The Secret Note

Soon after the publication of Either - Or in 1843, Søren Kierkegaard wrote in his diary: "After my death no one will find even the least bit of information in my papers (this is my consolation) about what has really filled my life; no one will find that which is written in the core of my being that explains everything, and which often makes what the world would call trifles into exceedingly important events to me, and which I, too, view as insignificance, if I remove the secret note that explains this."
With this note Kierkegaard emphasized, almost demonstratively, something missing as the true interpretative key to his life and thus the writings linked to it. A secret note cannot, by its very nature, be exhibited, and it may indeed seem awkward that such a thing should provide the title for an exhibition. Nevertheless we have used it because we have wished to take Kierkegaard completely literally. If we cannot actually show what really filled his life, we can at least show what also filled it and did so to such a degree that one sometimes wonders to what extent there in his short, incomprehensibly intense life really was room for so terribly much more. In other words, we wish to show his writing, or at least a representative sample of it.
For the same reason, without a quiver worthy of mention, we have chosen not to display the relatively few personal effects otherwise linked to Kierkegaard's life: his engagement ring, key ring, merschaum pipe and other such items which are all at the City Museum of Copenhagen where anyone can view them. Though no rule is without its exception - and especially not as regards Kierkegaard. His writing desk, the place where the writing originated, the specific base for the blessed scratch of pen against paper, is included.
The manuscripts selected for viewing are ordinarily in the Søren Kierkegaard Archive of the Royal Library. No one outside the library and only a very few inside have access to the collective mass of manuscripts, but the will to perseverance glimpsed behind the mountain of papers when brought up to the Reading Room as bits and pieces, seems almost contrary to nature. "Only when I produce do I feel well. Then I forget all the unpleasantnesses of life, all sufferings, then I am in my thoughts and happy," Kierkegaard wrote at a point in 1847, and if the extent of his production is taken into consideration, there is a temptation to suspect that Kierkegaard, who is otherwise often designated as a great victim of melancholia, essentially felt well enough that his condition might positively ressemble happiness.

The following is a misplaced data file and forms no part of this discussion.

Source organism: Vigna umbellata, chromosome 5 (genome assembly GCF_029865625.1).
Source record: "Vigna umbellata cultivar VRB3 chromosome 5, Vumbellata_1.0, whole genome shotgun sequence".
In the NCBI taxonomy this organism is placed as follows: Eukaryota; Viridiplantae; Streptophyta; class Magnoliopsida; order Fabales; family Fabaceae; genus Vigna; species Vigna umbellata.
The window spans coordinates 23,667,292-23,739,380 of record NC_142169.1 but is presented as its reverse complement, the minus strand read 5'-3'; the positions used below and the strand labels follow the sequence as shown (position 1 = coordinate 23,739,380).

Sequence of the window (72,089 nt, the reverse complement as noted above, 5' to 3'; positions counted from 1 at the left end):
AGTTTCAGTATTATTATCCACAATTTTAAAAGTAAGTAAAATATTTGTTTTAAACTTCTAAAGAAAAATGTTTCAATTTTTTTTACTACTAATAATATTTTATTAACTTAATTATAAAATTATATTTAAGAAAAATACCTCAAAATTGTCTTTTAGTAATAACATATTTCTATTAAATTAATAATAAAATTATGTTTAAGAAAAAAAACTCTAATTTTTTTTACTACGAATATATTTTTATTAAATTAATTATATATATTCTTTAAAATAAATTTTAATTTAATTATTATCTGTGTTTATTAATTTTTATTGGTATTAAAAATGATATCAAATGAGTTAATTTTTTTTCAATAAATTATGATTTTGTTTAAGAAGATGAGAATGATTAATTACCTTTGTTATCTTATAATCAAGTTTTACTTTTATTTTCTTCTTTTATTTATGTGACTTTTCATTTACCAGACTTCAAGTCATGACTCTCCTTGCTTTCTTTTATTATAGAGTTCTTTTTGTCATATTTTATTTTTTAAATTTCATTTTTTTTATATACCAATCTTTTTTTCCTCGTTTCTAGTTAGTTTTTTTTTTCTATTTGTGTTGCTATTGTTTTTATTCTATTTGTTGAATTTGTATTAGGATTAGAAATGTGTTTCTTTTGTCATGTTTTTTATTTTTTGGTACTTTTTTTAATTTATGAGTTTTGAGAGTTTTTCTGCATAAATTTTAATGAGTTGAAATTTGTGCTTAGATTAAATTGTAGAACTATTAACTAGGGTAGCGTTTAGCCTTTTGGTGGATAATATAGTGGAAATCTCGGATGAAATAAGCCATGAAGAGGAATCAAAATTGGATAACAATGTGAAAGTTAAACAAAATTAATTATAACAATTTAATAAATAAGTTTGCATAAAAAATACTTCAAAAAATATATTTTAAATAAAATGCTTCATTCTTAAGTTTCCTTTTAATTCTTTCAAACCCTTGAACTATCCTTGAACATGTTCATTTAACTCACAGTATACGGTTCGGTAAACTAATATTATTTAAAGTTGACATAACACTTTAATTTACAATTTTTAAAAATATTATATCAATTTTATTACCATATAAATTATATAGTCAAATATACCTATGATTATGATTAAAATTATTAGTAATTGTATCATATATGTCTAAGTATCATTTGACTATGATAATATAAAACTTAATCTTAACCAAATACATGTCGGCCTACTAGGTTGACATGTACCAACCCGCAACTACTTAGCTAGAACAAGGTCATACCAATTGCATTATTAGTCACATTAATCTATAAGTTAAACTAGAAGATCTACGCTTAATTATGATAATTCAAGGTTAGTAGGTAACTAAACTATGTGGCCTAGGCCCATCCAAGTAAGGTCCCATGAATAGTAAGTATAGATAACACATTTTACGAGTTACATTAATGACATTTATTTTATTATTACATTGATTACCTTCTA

The samples of drafts and fair copies have been chosen so that they may reflect Kierkegaard's own viewpoint on his works. In the first part there are manuscripts of, e.g. 'Diapsalmata' and 'The Diary of a Seducer' from Either - Or; 'In vino veritas' and 'Guilty - Not Guilty' from Stages on Life's Way; the preface, dated August 9, 1843, to Three Edifying Discourses; The Concept of Anxiety and Philosophical Fragments. At the mid-point (part,2), Concluding Unscientific Postscript establishes the turning point in the body of work.
In part 3 manuscripts have been chosen from e.g. Works of Love, The Sickness unto Death, 'Has a human being the Right to allow himself to be killed for the Truth?' from Two Minor Ethico-Religious Essays, 'Ultimatum' from the second part of Either - Or, Two Discourses at the Communion on Fridays, Practice in Christianity, The Unchangingness of God, as well as The Moment. In among these manuscripts from the works are a series of pages, sheets, notebooks and journals from the papers, which reflect Kierkegaard's running discussion with himself about his works.
Immersed in this material one can read and perhaps for a moment feel like `that individual' - at any rate one is free to do so.